Watching the drones

An interesting interview over at the Huffington Post with Wesley Grubbs, one of the visual designers at Berkeley-based Pitch Interactive responsible for the infographic of drone strikes in Pakistan that was released on Monday and has since gone viral.  I drew attention to it in my discussion of the geography of those strikes, but that dimension doesn’t appear in this otherwise compelling infographic (screenshot below).  The project is called Out of Sight, Out of Mind which certainly speaks to the politics of drone warfare but it’s also out of site, and the geography of these strikes, as I tried to show, is not incidental to those politics.

Drone strikes in Pakistan PITCH INTERACTIVE

I think that the political-aesthetic effect of this visualization – which is considerable, otherwise why so much attention? The numbers aren’t new to anyone who’s followed the Bureau of Investigative Journalism‘s painstaking work –  is bound up less with the raw numbers and more with those silver-grey arcs of light falling to the ground line: it’s a much more sobering (and I dare say thrilling) effect than a lifeless (sic) table.  As I watch them descend, I’m drawn back to images of much earlier bombings, and the lights exploding against a velvet sky.  And a visualization is doubly appropriate to a weapon that depends so much on visual apprehension – full-motion video feeds – and yet whose operation in the borderlands is shrouded in such semi-secrecy.  Grubbs told the Bureau that their intention was ‘to cause people to pause for a moment and say “Wow I’ve never seen this in that light before”.’

The site is live  – it will be updated in real time – and the same design group is intent on developing similar visualizations for drone strikes in Yemen and Somalia.

The Bureau’s work, the primary basis for the interactive, is so careful and considered that this attempt to downplay and even dismiss Pitch Interactive’s project is either simply ignorant or just plain silly.  The author objects that the numbers ‘aren’t exact’ and wants to see the full spreadsheet – but the Bureau has made its detailed databases available and discussed their limitations in depth and detail: what better (‘exact’) sources does she have in mind?  Perhaps she should try here.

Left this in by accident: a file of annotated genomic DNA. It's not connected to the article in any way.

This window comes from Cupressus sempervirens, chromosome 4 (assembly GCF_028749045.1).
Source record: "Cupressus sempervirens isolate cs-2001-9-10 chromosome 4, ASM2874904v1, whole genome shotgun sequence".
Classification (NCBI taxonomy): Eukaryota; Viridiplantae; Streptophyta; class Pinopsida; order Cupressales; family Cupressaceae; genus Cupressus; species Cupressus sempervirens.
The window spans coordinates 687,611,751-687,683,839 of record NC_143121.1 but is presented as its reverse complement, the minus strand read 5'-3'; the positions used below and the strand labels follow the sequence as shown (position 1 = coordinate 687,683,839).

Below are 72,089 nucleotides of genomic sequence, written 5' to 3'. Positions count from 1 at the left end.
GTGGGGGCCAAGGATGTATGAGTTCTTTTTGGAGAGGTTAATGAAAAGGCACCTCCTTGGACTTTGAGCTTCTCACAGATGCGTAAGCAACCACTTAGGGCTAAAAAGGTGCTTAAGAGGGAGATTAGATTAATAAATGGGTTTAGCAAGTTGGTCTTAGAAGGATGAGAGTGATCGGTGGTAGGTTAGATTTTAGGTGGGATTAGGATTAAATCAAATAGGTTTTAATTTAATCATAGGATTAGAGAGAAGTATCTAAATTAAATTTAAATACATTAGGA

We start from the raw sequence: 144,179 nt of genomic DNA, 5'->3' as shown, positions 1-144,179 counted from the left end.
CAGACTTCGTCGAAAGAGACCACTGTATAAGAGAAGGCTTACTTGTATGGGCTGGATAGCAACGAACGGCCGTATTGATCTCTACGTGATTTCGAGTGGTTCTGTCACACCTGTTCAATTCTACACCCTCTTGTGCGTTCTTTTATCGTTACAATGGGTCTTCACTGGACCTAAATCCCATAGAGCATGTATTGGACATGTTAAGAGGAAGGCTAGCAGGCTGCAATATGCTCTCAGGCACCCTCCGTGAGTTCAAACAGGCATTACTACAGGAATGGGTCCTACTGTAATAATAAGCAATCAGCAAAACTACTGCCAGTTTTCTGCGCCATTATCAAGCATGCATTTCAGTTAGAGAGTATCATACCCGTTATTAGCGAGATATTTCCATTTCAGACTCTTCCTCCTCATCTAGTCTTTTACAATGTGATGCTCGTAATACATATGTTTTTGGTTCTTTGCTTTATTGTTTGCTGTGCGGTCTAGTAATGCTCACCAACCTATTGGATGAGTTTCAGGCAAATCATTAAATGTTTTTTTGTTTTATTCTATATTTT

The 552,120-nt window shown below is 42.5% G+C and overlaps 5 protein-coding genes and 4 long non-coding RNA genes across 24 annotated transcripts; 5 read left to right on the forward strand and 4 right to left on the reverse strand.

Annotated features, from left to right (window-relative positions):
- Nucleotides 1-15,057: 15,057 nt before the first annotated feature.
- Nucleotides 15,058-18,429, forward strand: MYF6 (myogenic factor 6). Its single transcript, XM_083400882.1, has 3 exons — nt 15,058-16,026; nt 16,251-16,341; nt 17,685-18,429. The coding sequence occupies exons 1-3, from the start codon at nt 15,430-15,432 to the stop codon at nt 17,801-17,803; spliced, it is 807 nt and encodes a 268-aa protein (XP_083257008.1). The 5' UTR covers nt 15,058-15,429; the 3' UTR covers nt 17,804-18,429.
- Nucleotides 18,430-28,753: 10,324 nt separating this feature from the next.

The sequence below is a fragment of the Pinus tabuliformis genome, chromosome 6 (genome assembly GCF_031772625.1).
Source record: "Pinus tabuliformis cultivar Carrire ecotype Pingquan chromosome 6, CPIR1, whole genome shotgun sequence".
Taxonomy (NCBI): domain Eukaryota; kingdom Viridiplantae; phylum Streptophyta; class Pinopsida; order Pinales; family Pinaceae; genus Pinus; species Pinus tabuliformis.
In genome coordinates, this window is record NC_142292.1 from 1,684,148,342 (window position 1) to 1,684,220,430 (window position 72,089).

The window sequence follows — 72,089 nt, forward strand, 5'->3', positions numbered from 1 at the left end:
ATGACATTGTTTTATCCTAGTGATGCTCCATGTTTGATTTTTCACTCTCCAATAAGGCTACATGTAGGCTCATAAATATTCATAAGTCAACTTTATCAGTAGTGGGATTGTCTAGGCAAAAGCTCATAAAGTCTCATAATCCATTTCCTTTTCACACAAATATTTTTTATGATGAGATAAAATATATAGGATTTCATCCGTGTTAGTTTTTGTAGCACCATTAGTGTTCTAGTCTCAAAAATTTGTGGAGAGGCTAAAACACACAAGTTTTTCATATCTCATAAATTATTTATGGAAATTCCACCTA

I’m not sure that this is much better.  Its author concludes: ‘Put simply, the visualization is implying that of 3,105 drone-strike casualties, only 47 are known to be legitimate kills. This is nonsense.’ Actually, what is nonsense is to misread and mis-represent the infographic in this way; what the website clearly says is that less than 2 per cent of the victims (a total of 47 people) have been ‘high profile targets’ (the original object of Sylvan Magnolia, the code-name for the covert war).

Not incidentally, less than twenty per cent of those killed in the strikes have been named, and the Bureau has just released a short video to crowd-source funding so that their raw numbers are finally turned into names:

You can donate here.

3 thoughts on “Watching the drones

  1. Pingback: Digital airstrikes and physical casualties | geographical imaginations

  2. Pingback: Drone imaginaries | geographical imaginations

  3. Reblogged this on Biometric State and commented:
    Another post in what is now a fairly lengthy and strong series of contributions from Derek Gregory’s blog
    Like the others, this is well worth a look. Although the discussion of Drone’s has increased, the sort of dialogue is generally not terribly rich, and in the US context, tends to be motivated by concerns over the (il)legality of killing US citizens and concerns over congressional and/or judicial oversight. As such, Gregory’s posts on this are welcome critical interventions about this ongoing issue.

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